Closing the Year With ‘Class’

Closing the school year is rewarding and challenging, but you can increase the potential of a rewarding close to school with purposeful planning of year-end activities. Good planning, as well as the flexibility to seize teachable moments, sets the stage for meaningful closure and celebration.

Plan deliberately.

Prioritize and schedule your tasks and remaining lessons for students. Allow time for year-end necessities such as cleaning out files, washing down tables and chairs, and sorting materials. Recruit students to help. Keep a tablet handy during the final weeks to jot down your wish list of To Do’s. Expect end-of-the-year excitement and rising outdoor temperatures to elicit restlessness among your students. Capitalize on their extra energy by continuing relevant learning and creating new challenges. Let students teach part of a lesson, perform applied research in a content area, or design assessments for a study unit. Maintain order by reminding students of routines and their personal responsibility to the learning environment. Keeping them accountable academically and behaviorally is crucial for maximum enjoyment of the school year’s end.

Teach flexibly.

Inherently, the end of the school year brings extra tasks. To enjoy the process of teaching and learning until the last day, proactively maintain professional balance through cooperation with students and colleagues, organization, prioritized goals, and flexibility. In addition, remind yourself to view each student as an individual—a special person who benefits from eye contact and a smile, belief in his or her abilities, and seeing your enjoyment in learning.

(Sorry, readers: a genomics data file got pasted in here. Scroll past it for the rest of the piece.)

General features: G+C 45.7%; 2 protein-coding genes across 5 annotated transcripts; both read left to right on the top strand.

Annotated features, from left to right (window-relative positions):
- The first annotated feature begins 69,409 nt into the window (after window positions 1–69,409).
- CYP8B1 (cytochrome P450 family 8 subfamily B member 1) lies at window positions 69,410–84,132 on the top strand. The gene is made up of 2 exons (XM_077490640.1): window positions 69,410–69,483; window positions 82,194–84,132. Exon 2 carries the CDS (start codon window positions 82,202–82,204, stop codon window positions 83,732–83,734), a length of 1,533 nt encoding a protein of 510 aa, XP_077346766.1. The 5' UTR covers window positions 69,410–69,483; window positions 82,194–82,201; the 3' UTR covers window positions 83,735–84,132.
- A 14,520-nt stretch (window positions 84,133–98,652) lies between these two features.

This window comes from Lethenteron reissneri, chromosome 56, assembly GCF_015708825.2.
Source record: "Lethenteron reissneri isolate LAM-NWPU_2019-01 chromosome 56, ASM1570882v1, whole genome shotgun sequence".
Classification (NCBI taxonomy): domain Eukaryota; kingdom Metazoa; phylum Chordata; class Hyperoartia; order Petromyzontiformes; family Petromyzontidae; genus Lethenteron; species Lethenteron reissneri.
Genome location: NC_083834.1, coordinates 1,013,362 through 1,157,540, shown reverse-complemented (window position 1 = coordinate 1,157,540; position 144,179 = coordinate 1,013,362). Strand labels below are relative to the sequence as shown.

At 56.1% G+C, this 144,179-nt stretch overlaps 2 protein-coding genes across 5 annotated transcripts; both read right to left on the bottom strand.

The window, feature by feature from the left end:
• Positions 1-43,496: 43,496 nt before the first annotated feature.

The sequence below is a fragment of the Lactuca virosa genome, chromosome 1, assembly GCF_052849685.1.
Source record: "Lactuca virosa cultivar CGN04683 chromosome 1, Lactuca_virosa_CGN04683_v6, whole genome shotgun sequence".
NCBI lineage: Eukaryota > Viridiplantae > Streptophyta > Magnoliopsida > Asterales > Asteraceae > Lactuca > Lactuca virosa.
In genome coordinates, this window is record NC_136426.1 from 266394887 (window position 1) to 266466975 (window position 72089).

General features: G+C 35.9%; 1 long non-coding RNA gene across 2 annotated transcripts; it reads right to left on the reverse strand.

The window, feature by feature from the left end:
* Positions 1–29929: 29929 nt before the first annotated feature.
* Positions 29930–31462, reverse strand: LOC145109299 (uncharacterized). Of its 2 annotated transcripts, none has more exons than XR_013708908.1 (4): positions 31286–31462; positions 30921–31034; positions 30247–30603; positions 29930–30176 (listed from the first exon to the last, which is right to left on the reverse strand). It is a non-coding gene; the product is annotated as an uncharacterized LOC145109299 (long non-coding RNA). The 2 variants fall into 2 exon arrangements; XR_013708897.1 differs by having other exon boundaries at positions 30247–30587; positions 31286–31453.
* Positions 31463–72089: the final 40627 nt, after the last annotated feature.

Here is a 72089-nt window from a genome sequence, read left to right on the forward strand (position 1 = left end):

Reward the class.

Celebrate accomplishments as students learn. Students may create a document, laminated poster, or bound booklet that showcases their work and identifies future goals. Draw a timeline of growth in knowledge and skills. Play a special game. Throw a party! Bring in balloons and popcorn. Have each student write his or her name as an acrostic, and ask the other students to write encouraging words or phrases for each letter describing the student or his or her contributions to the class. Commend your students for their yearlong efforts and achievements.

Reflect to renew.

During the last few weeks of school, reflect on your teaching and set goals for the future. Describe your practice, analyze it, and launch new objectives. Capture your reflective process to show evidence of improved teaching competencies—via entries in a spiral notebook, scribbles by lesson plans, or adjustments to a behavior log. Structure your self-assessment with an evaluation tool or a teaching-standards document. When evaluating, don’t forget to celebrate your accomplishments!

Set specific goals.

Choose one or more professional-development goals to accomplish during the break. You might take a class, research an aspect of teaching, plan a new unit, or upgrade current documents. Select personal goals as well! Making time to walk in the park, read a book for pleasure, or finish a home project also is important. Enjoyable “life moments” renew your energy and restore your focus personally and professionally.